The Salesman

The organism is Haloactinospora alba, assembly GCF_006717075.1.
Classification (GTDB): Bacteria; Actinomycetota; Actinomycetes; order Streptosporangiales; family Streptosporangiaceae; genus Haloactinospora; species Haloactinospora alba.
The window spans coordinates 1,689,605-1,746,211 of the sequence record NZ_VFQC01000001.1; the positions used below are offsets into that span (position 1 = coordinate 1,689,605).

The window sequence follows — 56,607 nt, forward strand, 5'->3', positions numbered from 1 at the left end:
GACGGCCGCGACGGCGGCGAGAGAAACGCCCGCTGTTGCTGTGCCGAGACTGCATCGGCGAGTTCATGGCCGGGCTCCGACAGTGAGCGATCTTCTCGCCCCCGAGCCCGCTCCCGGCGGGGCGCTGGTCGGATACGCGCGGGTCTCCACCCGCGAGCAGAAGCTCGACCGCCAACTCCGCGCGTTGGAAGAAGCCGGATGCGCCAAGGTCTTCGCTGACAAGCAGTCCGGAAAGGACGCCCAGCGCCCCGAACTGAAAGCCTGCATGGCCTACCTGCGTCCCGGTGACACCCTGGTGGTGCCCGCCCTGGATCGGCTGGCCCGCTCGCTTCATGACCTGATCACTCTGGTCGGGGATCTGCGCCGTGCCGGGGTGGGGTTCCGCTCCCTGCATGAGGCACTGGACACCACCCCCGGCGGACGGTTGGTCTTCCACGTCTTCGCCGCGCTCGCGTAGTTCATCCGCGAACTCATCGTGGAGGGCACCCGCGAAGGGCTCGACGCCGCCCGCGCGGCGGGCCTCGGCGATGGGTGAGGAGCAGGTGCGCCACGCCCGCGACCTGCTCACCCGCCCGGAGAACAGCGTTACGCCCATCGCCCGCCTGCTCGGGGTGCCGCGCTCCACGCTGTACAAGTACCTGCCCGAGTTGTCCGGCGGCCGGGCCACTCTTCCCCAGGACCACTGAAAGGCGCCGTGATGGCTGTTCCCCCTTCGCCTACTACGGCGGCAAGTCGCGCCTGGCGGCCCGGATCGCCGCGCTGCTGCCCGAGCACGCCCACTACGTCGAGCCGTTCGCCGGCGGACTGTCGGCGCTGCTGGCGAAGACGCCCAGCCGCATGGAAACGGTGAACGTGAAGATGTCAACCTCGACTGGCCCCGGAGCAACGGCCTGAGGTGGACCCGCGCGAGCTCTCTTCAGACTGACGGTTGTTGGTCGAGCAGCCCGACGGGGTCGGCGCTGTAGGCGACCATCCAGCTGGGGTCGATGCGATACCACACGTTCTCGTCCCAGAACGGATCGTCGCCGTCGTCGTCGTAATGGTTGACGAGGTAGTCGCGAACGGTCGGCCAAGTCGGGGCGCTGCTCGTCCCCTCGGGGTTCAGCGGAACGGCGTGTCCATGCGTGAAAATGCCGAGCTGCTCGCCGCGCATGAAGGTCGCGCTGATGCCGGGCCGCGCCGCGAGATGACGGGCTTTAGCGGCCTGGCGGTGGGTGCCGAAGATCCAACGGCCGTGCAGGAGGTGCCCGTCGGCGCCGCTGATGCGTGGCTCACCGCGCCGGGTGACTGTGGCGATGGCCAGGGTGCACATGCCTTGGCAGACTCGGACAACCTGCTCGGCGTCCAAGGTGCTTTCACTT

At a small-town car dealership in Quebec, sixty-seven-year-old Marcel Lévesque (Gilbert Sicotte) is top salesman for the month of December, as he has been in so many months over the preceding years. His daughter, Maryse (Nathalie Cavezzali), a hairdresser and single mother, thinks it's time he consider retirement. But Marcel relishes the work and his mastery of its small rituals and strategies, happily recording his sales pitches to “learn where he went wrong” and ordering 10,000 new business cards embossed with totemic gold foil. He's a widower, and other than his devotion to Maryse and her hockey-playing son, Antoine (Jeremy Tessier), Marcel is his job. Meanwhile, the local paper mill has been closed for eight months and counting, possibly for good, as the whole town holds its breath; not the best circumstances for selling cars. In his remarkably assured debut feature, writer/director Sébastien Pilote and cinematographer Michel La Veaux build the film's emotional and visual language from a quiet, natural poetry of quotidian detail-the resigned work of clearing fresh snow, the tight dimensions of Marcel's award-covered office, the ritual ka-thunk of daily sodas from the shop's vending machine. It's in this sense of circumscribed routine that we feel the maximum weight of the events that unfold beyond Marcel's control, testing not only his sense of identity but life's meaning at the deepest level. Sicotte is riveting in a performance that feels nothing like performance, and the film's persuasive realism gives it the relevance of a great documentary, as crafted by a master storyteller.

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